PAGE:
How can I tell what strength cryptography is installed on my Windows 2000 machine?
The easiest way is to open Internet Explorer, click on Help, then About Internet Explorer. Immediately under the version information, you'll see a field labeled "Cipher Strength", which will be set to either 56 or 128 bits.
I've got 56-bit crypto installed on my machine. How do I upgrade it?
You can download and install the High Encryption Pack at http://www.microsoft.com/windows2000/downloads/
Who should use the patch?
Microsoft recommends that all Windows 2000 users apply the patch and run the tool, to ensure that the protection on their Protected Store is as strong as it can be.
Where can I get the patch?
The download location for the patch is provided in the "Patch Availability" section of the security bulletin
What's in the patch package?
There are two items in the patch package:
- A new version of PSBASE.DLL, the software module that performs encryption and decryption of the Protected Store. The new version will use the strongest cryptography available on the machine for all items written to the Protected Store in the future.
- A tool, Keymigrt.exe, that will decrypt and re-encrypt all items currently in the Protected Store.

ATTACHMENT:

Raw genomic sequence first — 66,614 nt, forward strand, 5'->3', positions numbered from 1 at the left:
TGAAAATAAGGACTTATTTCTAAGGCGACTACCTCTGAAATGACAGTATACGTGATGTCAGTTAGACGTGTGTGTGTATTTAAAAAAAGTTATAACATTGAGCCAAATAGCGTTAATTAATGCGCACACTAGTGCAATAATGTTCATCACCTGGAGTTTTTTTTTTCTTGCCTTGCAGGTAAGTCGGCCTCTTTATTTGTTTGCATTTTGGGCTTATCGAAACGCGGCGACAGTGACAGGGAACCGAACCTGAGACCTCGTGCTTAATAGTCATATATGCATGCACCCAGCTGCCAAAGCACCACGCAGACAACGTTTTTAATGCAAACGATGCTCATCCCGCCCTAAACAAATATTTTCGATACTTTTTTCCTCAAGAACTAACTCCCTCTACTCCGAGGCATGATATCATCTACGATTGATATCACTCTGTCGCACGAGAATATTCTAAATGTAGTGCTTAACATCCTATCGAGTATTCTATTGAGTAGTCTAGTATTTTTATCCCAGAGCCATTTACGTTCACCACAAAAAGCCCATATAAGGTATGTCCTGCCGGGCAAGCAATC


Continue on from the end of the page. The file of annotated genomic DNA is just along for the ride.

Why is a tool needed?
The patch ensures that any future data added to the Protected Store is encrypted using the strongest cryptography available. However, it cannot upgrade the protection on items that already exist. The tool is used to do this - it decrypts what's already in the Protected Store, then re-encrypts it using stronger cryptography.
How do I get the tool?
Just run the patch using the -x option. This causes the patch files to be extracted into a folder of your choice. Keymigrt.exe is one of the files in the patch. Keep in mind that the -x option does not install the patch, so you will still need to run the patch normally in order to install it.
Does it matter whether I install the patch first or run the tool first?
Yes. The tool cannot be run unless the patch has already been installed.
I'm a system administrator. Can I run the tool on my users' machines?
No. Not even an administrator can access users' Protected Stores, so the tool can't be run from a central location. We recommend either of two approaches:
- Have each user run the tool on his or her own machine
- Install the tool as a logon script to ensure that it runs the next time each user logs on.
It's important that users know that the tool will run, as some users may have configured their environments so that they are prompted whenever an item is retrieved from the Protected Store.
What run-time options are available for the tool?
The KB article contains a complete description of the Keymigrt tool, but here is a summary of the run-time options for it:
-v - verbose - display information about each key as it is upgraded
-s - show current state - display information about the keys and security settings, but make no modifications.